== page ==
Locked Down makes witty use of society’s reliance on Zoom and derives head-nodding comedy from various technological glitches as Linda (Anne Hathaway) communicates with colleagues around the world. And in tandem with the coldness of screen life, writer Steven Knight sharply conveys the desire for genuine human connection, most poignantly when Paxton (Chiwetel Ejiofor) walks out into the street and treats his “fellow inmates” to a memorized poem by D.H. Lawrence.
Confining itself to the home of its unmarried, unnamed partners (played by James McAvoy and Sharon Horgan) and their preteen son Artie (Samuel Logan), Together presents a series of monologues and two-handed exchanges that straddle the line between theater and film, emphasizing writing and acting over directorial flourishes. Though ambitious cinematography and elaborate setups aren’t the easiest to pull off in such tight, restriction-heavy filming environments, the characters’ direct camera addresses within beautifully lit and framed spaces — rounded out by just enough camera movements — warrant the cinematic presentation.
In this rich setting, viewers are treated to an authentic evolution of a relationship and how it’s impacted by close quarters, eliciting a rollercoaster of fondness and hatred between the partners, plus caustic commentary on the U.K.’s response to the pandemic. In one of the film’s most powerful scenes, screenwriter Dennis Kelly gifts Horgan a memorable speech in the wake of her character’s mother dying from COVID — a cathartic lashing out at the negligence of the British government and society at large. This barrage against guilty parties is just the kind of direct, heartfelt wrestling with coronavirus woes that resonates with the millions of people around the world who’ve lost loved ones during pandemic, and proves downright therapeutic.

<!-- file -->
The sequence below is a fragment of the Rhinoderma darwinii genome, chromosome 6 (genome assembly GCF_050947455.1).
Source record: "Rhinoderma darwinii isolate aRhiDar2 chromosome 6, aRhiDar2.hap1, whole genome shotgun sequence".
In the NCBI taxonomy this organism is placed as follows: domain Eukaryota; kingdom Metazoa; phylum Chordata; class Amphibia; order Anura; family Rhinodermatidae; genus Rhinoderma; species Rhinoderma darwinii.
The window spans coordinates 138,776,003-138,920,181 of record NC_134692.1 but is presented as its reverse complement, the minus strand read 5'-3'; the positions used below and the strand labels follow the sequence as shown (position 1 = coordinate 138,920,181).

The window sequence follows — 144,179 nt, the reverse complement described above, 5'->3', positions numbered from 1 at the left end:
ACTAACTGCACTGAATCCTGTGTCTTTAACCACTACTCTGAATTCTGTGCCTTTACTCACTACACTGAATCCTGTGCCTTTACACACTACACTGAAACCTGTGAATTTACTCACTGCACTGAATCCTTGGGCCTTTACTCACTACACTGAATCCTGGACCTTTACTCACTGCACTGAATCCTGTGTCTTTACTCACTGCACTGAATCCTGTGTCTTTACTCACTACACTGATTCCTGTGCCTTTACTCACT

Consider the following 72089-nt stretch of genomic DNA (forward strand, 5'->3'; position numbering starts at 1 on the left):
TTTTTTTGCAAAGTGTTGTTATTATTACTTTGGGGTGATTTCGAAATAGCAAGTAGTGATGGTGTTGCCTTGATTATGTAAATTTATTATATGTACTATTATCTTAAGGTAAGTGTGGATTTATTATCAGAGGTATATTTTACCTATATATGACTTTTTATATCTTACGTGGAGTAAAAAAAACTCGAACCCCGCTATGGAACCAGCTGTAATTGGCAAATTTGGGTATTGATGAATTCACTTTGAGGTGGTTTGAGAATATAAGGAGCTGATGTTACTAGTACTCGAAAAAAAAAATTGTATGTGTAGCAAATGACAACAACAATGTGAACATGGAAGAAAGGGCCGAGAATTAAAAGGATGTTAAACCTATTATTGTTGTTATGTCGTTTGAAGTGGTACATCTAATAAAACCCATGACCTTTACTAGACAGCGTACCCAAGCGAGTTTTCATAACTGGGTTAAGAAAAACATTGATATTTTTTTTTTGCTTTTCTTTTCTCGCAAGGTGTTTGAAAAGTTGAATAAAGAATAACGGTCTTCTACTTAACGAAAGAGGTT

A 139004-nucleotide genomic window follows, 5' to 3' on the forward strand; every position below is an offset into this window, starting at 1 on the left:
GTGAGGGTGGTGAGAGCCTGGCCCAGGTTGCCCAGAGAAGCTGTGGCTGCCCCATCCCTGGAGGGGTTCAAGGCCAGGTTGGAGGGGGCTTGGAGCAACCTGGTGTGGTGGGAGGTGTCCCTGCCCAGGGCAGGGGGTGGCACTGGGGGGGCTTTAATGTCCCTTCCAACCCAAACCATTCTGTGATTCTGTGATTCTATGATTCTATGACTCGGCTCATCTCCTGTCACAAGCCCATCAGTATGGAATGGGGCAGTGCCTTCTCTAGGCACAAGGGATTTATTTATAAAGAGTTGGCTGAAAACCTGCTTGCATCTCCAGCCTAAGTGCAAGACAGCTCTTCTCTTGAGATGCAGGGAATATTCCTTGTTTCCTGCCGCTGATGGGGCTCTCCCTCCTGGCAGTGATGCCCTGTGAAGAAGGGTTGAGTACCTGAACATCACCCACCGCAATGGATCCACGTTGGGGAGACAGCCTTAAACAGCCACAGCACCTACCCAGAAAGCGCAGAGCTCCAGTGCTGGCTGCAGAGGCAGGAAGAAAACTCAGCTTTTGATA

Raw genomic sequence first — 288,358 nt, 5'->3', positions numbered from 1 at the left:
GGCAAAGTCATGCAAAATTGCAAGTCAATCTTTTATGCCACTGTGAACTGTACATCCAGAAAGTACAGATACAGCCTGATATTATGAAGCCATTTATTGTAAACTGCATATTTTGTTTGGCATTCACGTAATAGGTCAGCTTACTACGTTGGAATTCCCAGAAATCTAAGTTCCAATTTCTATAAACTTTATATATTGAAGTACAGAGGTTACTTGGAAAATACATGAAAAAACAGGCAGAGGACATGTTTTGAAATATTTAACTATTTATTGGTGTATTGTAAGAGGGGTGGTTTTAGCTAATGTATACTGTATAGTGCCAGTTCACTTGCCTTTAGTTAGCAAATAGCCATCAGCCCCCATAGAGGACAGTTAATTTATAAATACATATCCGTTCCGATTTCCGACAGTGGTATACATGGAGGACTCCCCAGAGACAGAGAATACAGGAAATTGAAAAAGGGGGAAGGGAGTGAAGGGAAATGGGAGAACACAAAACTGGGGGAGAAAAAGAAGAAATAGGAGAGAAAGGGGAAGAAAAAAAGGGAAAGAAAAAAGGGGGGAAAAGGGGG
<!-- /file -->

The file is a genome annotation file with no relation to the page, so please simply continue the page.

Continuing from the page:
Less successful at incorporating the pandemic into its narrative is Ben Wheatley’s In the Earth, despite being set amid a COVID-esque situation that requires protagonist Martin (Joel Fry) to test and quarantine before proceeding on his deep-forest scientific mission. Rather than comment on real-world concerns beyond a basic level, the minimal cast, sparse production, and no-frills technical aspects of Wheatley’s folklore horror suggest a filmmaker who primarily considered what type of work he could safely make within the pandemic, not its relationship to current events.
But leave it to Spike Lee to boldly go where few filmmakers dare. As he did with 9/11 (25th Hour) and the aftermath of Hurricane Katrina (When the Levees Broke), the director tackles the pandemic head-on in NYC Epicenters 9/11→2021½, his brilliant six-part HBO docuseries.
Incorporating a wealth of interviewees, Lee has each subject introduce themselves while wearing a mask, after which they remove the face covering for the remainder of the talk. The motif stresses the continued importance of working to impede the spread of COVID, while also giving a name and face to the people who made a difference during the past two years.
Such heroes include Dr. Kizzmekia Corbett, one of the scientists who developed the COVID vaccine; public officials like NYC Mayor Bill de Blasio, who took the pandemic seriously and acted quickly; and famous figures who stepped up as community leaders — namely Jeffrey Wright, who organized efforts to support Brooklyn restaurants’ to-go services when indoor dining restrictions hampered business.
By taking almost a year longer than the first wave of documentarians to confront the pandemic on film, Lee benefits from hindsight and other artists’ mistakes, crafting the most potent cinematic rendering thus far. With features such as Judd Apatow’s The Bubble scheduled for 2022, more COVID-themed fare is definitely on the way, but while those works have the potential for even more inspired looks at a worldwide emergency with no end in sight, the pioneers that wrestled with its all-too-real aspects this year deserve a closer look.
The risks they took to be among the first widely distributed filmmakers to artistically process a painful chapter in human history could also shape how future artists depict tragedies. While advancements in technology, an increase in DIY and self-distribution models, and elevated competition encourage creations being shared quickly, a little breathing room can go far. But with the right idea, alert viewers will swarm, word will get out, and creators will be properly celebrated.